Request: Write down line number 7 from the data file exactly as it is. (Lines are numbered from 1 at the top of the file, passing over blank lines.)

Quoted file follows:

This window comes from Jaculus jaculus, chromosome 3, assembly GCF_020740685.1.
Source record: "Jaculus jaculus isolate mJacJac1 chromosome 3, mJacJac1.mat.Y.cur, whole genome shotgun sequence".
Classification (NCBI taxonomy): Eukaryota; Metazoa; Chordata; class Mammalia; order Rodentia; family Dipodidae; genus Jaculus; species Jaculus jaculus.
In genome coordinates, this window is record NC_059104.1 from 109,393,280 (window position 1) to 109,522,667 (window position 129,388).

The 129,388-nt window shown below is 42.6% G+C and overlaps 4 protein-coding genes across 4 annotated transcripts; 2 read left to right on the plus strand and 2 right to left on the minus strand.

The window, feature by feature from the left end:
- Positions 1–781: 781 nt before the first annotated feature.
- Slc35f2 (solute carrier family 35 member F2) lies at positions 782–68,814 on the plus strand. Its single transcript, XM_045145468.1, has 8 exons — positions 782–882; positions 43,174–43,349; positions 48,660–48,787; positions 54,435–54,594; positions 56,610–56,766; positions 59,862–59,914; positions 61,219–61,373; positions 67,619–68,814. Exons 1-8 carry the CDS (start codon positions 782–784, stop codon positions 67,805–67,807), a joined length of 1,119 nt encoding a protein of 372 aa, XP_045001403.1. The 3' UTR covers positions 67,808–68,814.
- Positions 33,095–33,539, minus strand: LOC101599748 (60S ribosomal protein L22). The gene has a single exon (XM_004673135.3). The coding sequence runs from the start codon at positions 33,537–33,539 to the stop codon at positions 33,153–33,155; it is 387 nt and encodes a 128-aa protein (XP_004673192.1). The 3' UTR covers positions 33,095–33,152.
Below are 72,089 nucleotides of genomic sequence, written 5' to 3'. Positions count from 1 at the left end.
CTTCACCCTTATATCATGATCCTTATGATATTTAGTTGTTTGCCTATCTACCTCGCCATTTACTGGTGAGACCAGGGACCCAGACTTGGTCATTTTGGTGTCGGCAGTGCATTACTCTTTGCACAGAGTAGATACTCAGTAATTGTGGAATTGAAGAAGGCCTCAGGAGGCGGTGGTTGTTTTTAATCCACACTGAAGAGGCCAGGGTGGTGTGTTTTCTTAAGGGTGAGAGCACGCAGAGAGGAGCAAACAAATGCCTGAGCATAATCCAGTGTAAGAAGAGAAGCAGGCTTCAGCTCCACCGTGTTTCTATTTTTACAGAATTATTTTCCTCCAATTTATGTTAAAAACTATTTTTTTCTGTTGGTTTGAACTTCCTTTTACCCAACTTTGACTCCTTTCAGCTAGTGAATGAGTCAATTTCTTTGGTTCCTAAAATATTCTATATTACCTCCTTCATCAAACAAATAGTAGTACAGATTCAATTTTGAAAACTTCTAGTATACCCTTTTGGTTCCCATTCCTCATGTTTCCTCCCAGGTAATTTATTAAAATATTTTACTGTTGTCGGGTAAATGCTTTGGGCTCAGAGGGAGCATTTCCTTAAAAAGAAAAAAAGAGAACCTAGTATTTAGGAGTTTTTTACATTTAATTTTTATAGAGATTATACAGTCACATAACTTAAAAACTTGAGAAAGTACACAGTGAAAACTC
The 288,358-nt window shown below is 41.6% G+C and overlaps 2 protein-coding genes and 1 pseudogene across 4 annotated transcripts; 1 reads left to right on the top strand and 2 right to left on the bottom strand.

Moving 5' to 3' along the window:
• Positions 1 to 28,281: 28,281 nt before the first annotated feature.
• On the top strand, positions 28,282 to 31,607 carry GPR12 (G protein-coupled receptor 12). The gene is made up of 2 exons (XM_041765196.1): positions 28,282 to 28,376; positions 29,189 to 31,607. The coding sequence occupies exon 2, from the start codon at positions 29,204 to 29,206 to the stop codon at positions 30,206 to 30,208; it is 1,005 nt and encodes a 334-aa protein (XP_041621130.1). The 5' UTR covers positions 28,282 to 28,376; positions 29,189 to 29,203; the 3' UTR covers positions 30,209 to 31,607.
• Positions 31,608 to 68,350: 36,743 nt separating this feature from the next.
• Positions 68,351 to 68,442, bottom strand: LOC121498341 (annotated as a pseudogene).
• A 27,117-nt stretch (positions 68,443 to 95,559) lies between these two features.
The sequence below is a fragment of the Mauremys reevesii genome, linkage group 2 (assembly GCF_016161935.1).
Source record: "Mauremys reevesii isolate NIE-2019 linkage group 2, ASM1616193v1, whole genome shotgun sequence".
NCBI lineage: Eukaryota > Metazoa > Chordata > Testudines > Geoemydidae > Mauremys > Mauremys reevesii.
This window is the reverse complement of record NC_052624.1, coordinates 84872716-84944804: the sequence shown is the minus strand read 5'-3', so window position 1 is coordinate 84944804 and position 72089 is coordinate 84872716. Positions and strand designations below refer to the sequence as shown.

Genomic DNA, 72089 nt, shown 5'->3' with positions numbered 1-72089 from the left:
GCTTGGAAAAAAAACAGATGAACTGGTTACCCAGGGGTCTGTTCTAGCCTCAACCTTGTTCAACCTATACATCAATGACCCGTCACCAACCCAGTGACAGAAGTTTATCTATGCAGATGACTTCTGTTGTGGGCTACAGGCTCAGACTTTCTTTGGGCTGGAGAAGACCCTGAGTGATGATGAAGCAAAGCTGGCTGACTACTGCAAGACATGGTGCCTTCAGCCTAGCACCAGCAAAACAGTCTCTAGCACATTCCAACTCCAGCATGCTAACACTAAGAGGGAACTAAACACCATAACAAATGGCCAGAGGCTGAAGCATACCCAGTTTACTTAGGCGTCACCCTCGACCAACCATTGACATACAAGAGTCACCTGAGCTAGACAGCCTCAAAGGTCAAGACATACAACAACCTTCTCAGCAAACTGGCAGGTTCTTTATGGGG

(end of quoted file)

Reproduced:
- Positions 1–781: 781 nt before the first annotated feature.